Wednesday, October 24, 2007

Alberta oil royalties - no pressure

I've noted before the ongoing controversy on the royalty issue in the province in Alberta. Latest estimates indicate that $2billion a year of oil and gas royalty dollars are at stake for the province and the companies.

Now the pressure on Premier Stelmach is ratcheting up on all sides.

Recent polls saying 88 percent of Albertans believe they aren't getting enough from energy production in the province as the rewards from record oil prices flow to companies and their employees, while schools, hospitals and roads are strained.

The opposition Liberals have moved to outflank him by unreservedly backing the royalty review report conclusions saying:

“The oil patch isn't going to love any party who raises their royalties, it's pretty simple,” Alberta Liberal Leader Kevin Taft told reporters Tuesday.

“I didn't take this proposal and shop it around for approval in the oil patch, I can tell you that. We'll find out what their reaction is.

“Good, bad or indifferent, this is our position, this is our line in the sand.”

Mr. Taft called his party's position “non-negotiable.”

Industry, led by Calgary-based EnCana Corp. (TSX:ECA) which said it would cut $1-billion from its planned 2008 spending of $3-billion, has gone on the offensive and hit the panic button predicting widespread layoffs and closures. They have even organised protests of hundreds of oil field workers.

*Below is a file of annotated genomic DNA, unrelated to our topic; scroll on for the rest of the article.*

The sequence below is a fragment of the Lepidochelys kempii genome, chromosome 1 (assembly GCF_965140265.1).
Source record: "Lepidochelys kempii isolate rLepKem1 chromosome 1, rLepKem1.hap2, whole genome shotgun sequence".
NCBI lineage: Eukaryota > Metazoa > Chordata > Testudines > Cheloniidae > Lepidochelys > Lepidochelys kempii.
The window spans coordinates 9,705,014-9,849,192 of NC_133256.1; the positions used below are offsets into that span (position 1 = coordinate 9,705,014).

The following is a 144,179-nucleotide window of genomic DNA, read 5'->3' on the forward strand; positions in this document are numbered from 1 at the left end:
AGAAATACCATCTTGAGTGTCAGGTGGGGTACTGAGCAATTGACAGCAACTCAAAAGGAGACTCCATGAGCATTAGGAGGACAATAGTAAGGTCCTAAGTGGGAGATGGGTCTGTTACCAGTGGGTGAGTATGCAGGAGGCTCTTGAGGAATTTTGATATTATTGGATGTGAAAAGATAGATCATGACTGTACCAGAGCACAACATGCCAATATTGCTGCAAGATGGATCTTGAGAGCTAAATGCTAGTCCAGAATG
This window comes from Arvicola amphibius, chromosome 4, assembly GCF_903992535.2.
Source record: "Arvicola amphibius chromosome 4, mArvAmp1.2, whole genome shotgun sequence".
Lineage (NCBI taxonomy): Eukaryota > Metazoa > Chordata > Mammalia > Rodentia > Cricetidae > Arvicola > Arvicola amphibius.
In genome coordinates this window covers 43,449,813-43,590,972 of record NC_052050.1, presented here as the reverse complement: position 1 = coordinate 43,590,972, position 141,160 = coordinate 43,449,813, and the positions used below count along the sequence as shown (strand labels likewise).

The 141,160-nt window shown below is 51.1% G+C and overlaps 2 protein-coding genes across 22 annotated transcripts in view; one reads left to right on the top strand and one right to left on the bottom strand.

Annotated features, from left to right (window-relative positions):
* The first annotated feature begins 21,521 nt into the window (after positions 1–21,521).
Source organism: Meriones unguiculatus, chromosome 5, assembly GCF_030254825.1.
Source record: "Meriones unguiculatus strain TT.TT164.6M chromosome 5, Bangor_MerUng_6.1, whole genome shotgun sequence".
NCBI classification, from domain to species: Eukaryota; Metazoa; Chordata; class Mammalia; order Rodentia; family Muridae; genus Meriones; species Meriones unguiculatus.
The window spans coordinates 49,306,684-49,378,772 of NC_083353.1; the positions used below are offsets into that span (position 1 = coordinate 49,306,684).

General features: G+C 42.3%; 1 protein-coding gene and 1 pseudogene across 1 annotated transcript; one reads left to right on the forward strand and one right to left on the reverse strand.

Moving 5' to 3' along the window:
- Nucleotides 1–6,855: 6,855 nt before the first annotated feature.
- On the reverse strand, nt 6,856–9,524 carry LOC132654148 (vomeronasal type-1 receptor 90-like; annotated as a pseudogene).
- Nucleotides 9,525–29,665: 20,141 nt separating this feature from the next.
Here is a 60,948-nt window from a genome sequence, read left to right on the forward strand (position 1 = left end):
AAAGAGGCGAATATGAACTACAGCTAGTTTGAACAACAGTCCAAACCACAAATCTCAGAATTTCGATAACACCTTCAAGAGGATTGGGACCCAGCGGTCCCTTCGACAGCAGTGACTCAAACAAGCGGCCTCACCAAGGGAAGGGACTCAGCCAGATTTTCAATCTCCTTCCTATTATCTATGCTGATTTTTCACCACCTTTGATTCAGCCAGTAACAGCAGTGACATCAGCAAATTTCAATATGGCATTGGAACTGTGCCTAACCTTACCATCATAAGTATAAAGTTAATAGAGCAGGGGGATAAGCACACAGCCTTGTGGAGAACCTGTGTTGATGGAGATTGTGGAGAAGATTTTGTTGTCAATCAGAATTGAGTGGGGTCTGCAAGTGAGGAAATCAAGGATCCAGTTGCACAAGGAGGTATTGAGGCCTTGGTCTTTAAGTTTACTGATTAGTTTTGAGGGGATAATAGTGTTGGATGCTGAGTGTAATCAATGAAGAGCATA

Alberta Federation of Labour president Gil McGowan has responded by applying some pressure of his own saying he believes the premier will institute a “watered-down” version of the review panel's proposal if he doesn't outright reject it. “We're worried the Stelmach government is about to cave in to pressure from Big Oil,” Mr. McGowan said. “I'm worried we're on the verge of a capitulation.”

It's bad enough that Stelmach has already misstepped in looking too close to industry.

George Gosbee, chief executive of Tristone Capital Inc., is going after the governing party's , and Stelmach's, base of support outside Edmonton/Calgary by saying that in accepting the recommendations government would make the most prolific natural-gas wells uneconomic and slash exploration activity in rural areas.

And his polling numbers have tanked since taking office. He's now in very real fear of being the last of this line of Progressive Conservative premiers.

It used to be that the Premier's Office in Alberta was one of the most comfortable spots in the nation.

No more.

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